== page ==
Inspire Me

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A book looking into inspiration and creativity

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  • INSPIRE ME

    BY SAMANTHA GRAY

    2012

  • TABLE OF CONTENTS

    INTRODUCTION

    PART I - ENVIRONMENT

    PART II - PROCESS

    ORSON WELLES MARCUS MUMFORD THE BUCK THE CROW THE COYOTE LOVERS EYES NEIL YOUNG

    PART III - SKETCH

    LLAMA THE BEAST MASTER HUNTER AN EDUCATION LAURA MARLING

    AFTERWARD

  • i

  • ii

    INTRODUCTION

    Ive never seen myself as a creative person. Whether Im drawing, painting or trying out some other artistic method, I always see my work as a reflection of something in my environment, as opposed to something I created on my own. My drawings are usually based strictly off of reference photos; my sketches are inspired by music and movies. Even my own ideas are usually driven from a desire to be funny or deep, two conflicting needs that I cant quite reconcile. I suppose this has quite a bit to do with who I am as a person, and how I havent quite settled on who that person is yet, after 22 years. I think you show a part of yourself in your creative efforts, and the fact that all of mine are based on movies, television, and books worries me time and again. I feel inspired, but not inwardly so. Am I the only person consistently unable to inspire myself?

    This book was a search for answers. I draw when Im most inspired, which is why drawing is the focus of this book. I looked for what inspired me, and when. This has been a very busy time in my life, and a time of change. I will be graduating in just a few weeks, and theres a lot still to be seen and done before I do so. I wondered if that would affect what I drew, what inspired me, and what my goals were. I wondered if I would find out a bit more about who I am before I head off into the world.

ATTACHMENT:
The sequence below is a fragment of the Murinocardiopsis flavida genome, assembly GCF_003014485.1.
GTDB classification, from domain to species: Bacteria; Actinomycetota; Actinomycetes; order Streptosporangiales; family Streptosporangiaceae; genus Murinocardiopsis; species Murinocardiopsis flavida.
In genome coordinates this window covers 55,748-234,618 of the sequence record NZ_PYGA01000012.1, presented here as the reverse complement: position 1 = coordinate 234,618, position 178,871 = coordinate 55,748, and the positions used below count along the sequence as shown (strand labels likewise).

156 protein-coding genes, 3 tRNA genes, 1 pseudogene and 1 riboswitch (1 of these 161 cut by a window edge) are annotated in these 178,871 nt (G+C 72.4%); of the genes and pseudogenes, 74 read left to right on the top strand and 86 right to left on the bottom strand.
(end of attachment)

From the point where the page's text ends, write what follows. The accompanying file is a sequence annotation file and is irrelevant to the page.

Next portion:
I think theres been a stereotype for a long time about artists of any type being lonely and tortured souls. You could look at Hemingway and his alcoholism and suicide, or Sylvia Plath and her depression (and suicide, with her children in the other room). Orson Welles, who is featured in this book, was also a brilliant creative mind who drank himself into oblivion by the end. I wonder if those who pursue artistic endeavors use this as an excuse to be lost and unsatisfied if the very best of us were, why should we be ashamed or fed up with the fact that we cant find ourselves? Perhaps that even makes us a bit more dramatic and memorable in the end.

    I hope I can become creative someday. But Im afraid that will only happen when I possess the ability to inspire myself and form ideas on my own. I made this book to study what inspires me and how I work; to hopefully learn a bit more about myself and how to change the things I dont like. I want to be inventive like Hemingway and Welles, but perhaps I dont have to be bound to their fate. The best I can do at this point is learn from them, and myself, and take those lessons to heart.

  • 1PART I - ENVIRONMENT

  • 3Perhaps Im just too settled in my ways, but the environment in which I draw has a huge effect on my concentration and output. Am I a cranky old soul when it comes to this; the type who would complain to the waiter if the group at the table next to them was talking too loudly? Absolutely. I latch onto what works and stick to it, losing all ability to focus or feel inspired if I change my routine at all.